Compliance and Backoffice Solutions

As AML/CFT requirements tighten, fintechs increasingly turn to external service providers for compliance. Backoffice solutions, often unseen but crucial, are provided by fintechs like Ophen, a cloud-based core-banking engine.

3. Regulatory and Insurance Technology


Regulatory technology (RegTech) solutions gain prominence as the regulatory burden on the financial sector increases. Fintechs, like Fourthline, offer innovative RegTech solutions to ensure compliance with AML/CFT rules. Legal battles, such as Bunq’s victory against the regulator DNB, highlight the industry’s evolving dynamics.


The insurance sector in the Netherlands embraces data analytics and AI applications, with regulatory bodies monitoring developments closely. Initiatives by DNB and AFM ensure alignment with European standards, emphasizing the need for responsible AI applications.

4. Regulatory Bodies

The Netherlands follows a “twin peaks model” for financial supervision, with the AFM focusing on conduct-of-business supervision, and DNB on prudential supervision. Other supervisory authorities, such as the Dutch Data Protection Authority (AP) and the Authority for Consumers & Markets (ACM), oversee GDPR compliance and various aspects of the fintech industry.

5. Key Regulations and Regulatory Approaches

Netherlands adheres to a technology-neutral legislative approach, implementing EU directives and agreements. The Dutch Financial Services Act (FSA) forms the core regulation, aligning with EU directives like MiFID II, PSD2, Solvency II, and CRDV. Regulatory authorities, including the AFM and DNB, adopt both formal and informal approaches to address fintech developments, showcasing adaptability.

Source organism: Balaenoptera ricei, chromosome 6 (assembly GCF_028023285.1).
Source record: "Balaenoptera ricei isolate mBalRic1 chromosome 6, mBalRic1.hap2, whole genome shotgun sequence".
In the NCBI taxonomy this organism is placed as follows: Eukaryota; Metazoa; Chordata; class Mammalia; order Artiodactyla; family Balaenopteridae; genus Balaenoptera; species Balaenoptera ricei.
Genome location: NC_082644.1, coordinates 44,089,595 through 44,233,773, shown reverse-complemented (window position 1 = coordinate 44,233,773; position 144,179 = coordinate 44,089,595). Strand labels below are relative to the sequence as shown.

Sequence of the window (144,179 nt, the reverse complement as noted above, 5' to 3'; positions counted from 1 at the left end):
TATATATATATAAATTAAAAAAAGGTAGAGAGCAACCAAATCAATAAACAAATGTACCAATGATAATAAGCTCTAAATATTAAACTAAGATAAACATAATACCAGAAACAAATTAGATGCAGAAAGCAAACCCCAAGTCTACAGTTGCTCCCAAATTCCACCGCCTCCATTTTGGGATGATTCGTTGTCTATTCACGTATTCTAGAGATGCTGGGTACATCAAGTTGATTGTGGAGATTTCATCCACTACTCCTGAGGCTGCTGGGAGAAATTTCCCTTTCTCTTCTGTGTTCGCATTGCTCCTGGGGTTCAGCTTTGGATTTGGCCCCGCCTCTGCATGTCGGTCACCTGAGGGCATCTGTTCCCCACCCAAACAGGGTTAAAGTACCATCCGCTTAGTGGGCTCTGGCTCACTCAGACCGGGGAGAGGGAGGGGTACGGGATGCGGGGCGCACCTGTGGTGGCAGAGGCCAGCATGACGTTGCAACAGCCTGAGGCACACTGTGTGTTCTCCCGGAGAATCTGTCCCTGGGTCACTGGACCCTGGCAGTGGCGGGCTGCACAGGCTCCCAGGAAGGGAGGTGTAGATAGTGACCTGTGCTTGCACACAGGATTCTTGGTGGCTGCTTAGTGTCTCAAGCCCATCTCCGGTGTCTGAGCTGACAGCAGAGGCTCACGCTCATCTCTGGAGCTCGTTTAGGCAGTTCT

6. Restrictions

The highly regulated financial sector in the Netherlands requires many fintechs to obtain licenses or registrations. GDPR compliance is crucial for fintechs dealing with large sets of personal data, and recent fines on crypto giants Binance and Coinbase illustrate the Dutch supervisory authorities’ watchful eye.

7. Cross-Border Business

EU passporting enables Dutch regulated financial undertakings, including fintechs, to provide services throughout the EU. The Amsterdam fintech ecosystem’s growth post-Brexit fosters collaboration with European counterparts, creating a close-knit network of European fintechs.

In conclusion, the Netherlands continues to be a vibrant fintech hub, navigating evolving regulatory landscapes, embracing technological advancements, and fostering international collaborations.

If you’re eager to deepen your knowledge about the dynamic landscape of Regulatory & Legal Technology, we invite you to participate in the upcoming Holland Fintech Meetup in November using this link


Our members within the sector include DirectID, Suade, encompass, Hyarchis, Verifai and Fraud.net.